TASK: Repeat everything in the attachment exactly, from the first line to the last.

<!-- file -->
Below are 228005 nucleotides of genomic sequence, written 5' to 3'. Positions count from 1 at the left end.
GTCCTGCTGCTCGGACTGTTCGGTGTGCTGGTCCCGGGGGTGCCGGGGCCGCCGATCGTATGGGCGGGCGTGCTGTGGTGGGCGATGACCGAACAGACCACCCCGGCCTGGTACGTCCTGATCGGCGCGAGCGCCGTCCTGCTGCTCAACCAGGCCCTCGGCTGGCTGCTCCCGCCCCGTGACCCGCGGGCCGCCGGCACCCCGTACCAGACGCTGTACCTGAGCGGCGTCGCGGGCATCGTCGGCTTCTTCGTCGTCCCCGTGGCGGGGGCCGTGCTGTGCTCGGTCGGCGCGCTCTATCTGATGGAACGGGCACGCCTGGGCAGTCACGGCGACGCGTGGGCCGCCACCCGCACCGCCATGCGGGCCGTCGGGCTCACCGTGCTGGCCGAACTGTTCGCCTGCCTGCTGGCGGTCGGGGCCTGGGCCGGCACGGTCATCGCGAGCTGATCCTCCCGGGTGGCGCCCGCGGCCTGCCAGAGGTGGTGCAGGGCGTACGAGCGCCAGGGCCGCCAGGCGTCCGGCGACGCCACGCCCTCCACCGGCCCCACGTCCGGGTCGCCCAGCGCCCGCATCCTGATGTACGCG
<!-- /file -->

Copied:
Below are 228005 nucleotides of genomic sequence, written 5' to 3'. Positions count from 1 at the left end.
GTCCTGCTGCTCGGACTGTTCGGTGTGCTGGTCCCGGGGGTGCCGGGGCCGCCGATCGTATGGGCGGGCGTGCTGTGGTGGGCGATGACCGAACAGACCACCCCGGCCTGGTACGTCCTGATCGGCGCGAGCGCCGTCCTGCTGCTCAACCAGGCCCTCGGCTGGCTGCTCCCGCCCCGTGACCCGCGGGCCGCCGGCACCCCGTACCAGACGCTGTACCTGAGCGGCGTCGCGGGCATCGTCGGCTTCTTCGTCGTCCCCGTGGCGGGGGCCGTGCTGTGCTCGGTCGGCGCGCTCTATCTGATGGAACGGGCACGCCTGGGCAGTCACGGCGACGCGTGGGCCGCCACCCGCACCGCCATGCGGGCCGTCGGGCTCACCGTGCTGGCCGAACTGTTCGCCTGCCTGCTGGCGGTCGGGGCCTGGGCCGGCACGGTCATCGCGAGCTGATCCTCCCGGGTGGCGCCCGCGGCCTGCCAGAGGTGGTGCAGGGCGTACGAGCGCCAGGGCCGCCAGGCGTCCGGCGACGCCACGCCCTCCACCGGCCCCACGTCCGGGTCGCCCAGCGCCCGCATCCTGATGTACGCG